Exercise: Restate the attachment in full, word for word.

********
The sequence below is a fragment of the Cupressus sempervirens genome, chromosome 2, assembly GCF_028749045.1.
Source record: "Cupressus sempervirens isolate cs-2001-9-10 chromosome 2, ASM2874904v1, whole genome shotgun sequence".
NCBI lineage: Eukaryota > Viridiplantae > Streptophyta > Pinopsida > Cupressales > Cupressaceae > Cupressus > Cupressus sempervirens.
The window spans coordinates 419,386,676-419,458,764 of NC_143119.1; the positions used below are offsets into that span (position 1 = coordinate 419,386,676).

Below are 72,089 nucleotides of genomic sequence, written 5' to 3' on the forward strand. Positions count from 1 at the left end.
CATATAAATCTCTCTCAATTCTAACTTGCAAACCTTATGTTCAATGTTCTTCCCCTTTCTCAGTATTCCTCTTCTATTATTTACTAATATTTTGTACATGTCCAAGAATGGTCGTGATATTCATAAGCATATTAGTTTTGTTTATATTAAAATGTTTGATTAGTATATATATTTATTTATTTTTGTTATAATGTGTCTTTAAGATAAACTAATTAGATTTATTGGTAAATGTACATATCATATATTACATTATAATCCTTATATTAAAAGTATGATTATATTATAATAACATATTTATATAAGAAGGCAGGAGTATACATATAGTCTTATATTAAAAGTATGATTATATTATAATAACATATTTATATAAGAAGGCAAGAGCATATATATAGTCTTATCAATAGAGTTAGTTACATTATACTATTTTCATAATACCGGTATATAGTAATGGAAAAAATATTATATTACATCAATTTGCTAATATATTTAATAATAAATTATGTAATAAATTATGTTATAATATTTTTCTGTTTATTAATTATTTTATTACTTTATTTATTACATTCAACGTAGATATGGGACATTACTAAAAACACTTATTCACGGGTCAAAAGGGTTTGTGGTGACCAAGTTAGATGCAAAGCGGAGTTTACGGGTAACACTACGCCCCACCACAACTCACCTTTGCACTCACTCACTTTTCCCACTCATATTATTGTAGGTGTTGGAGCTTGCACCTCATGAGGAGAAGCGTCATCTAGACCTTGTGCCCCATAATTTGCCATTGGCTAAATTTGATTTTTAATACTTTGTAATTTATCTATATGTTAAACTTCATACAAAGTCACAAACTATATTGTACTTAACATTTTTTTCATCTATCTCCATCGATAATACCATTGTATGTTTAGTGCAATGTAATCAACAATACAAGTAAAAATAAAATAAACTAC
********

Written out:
The sequence below is a fragment of the Cupressus sempervirens genome, chromosome 2, assembly GCF_028749045.1.
Source record: "Cupressus sempervirens isolate cs-2001-9-10 chromosome 2, ASM2874904v1, whole genome shotgun sequence".
NCBI lineage: Eukaryota > Viridiplantae > Streptophyta > Pinopsida > Cupressales > Cupressaceae > Cupressus > Cupressus sempervirens.
The window spans coordinates 419,386,676-419,458,764 of NC_143119.1; the positions used below are offsets into that span (position 1 = coordinate 419,386,676).

Below are 72,089 nucleotides of genomic sequence, written 5' to 3' on the forward strand. Positions count from 1 at the left end.
CATATAAATCTCTCTCAATTCTAACTTGCAAACCTTATGTTCAATGTTCTTCCCCTTTCTCAGTATTCCTCTTCTATTATTTACTAATATTTTGTACATGTCCAAGAATGGTCGTGATATTCATAAGCATATTAGTTTTGTTTATATTAAAATGTTTGATTAGTATATATATTTATTTATTTTTGTTATAATGTGTCTTTAAGATAAACTAATTAGATTTATTGGTAAATGTACATATCATATATTACATTATAATCCTTATATTAAAAGTATGATTATATTATAATAACATATTTATATAAGAAGGCAGGAGTATACATATAGTCTTATATTAAAAGTATGATTATATTATAATAACATATTTATATAAGAAGGCAAGAGCATATATATAGTCTTATCAATAGAGTTAGTTACATTATACTATTTTCATAATACCGGTATATAGTAATGGAAAAAATATTATATTACATCAATTTGCTAATATATTTAATAATAAATTATGTAATAAATTATGTTATAATATTTTTCTGTTTATTAATTATTTTATTACTTTATTTATTACATTCAACGTAGATATGGGACATTACTAAAAACACTTATTCACGGGTCAAAAGGGTTTGTGGTGACCAAGTTAGATGCAAAGCGGAGTTTACGGGTAACACTACGCCCCACCACAACTCACCTTTGCACTCACTCACTTTTCCCACTCATATTATTGTAGGTGTTGGAGCTTGCACCTCATGAGGAGAAGCGTCATCTAGACCTTGTGCCCCATAATTTGCCATTGGCTAAATTTGATTTTTAATACTTTGTAATTTATCTATATGTTAAACTTCATACAAAGTCACAAACTATATTGTACTTAACATTTTTTTCATCTATCTCCATCGATAATACCATTGTATGTTTAGTGCAATGTAATCAACAATACAAGTAAAAATAAAATAAACTAC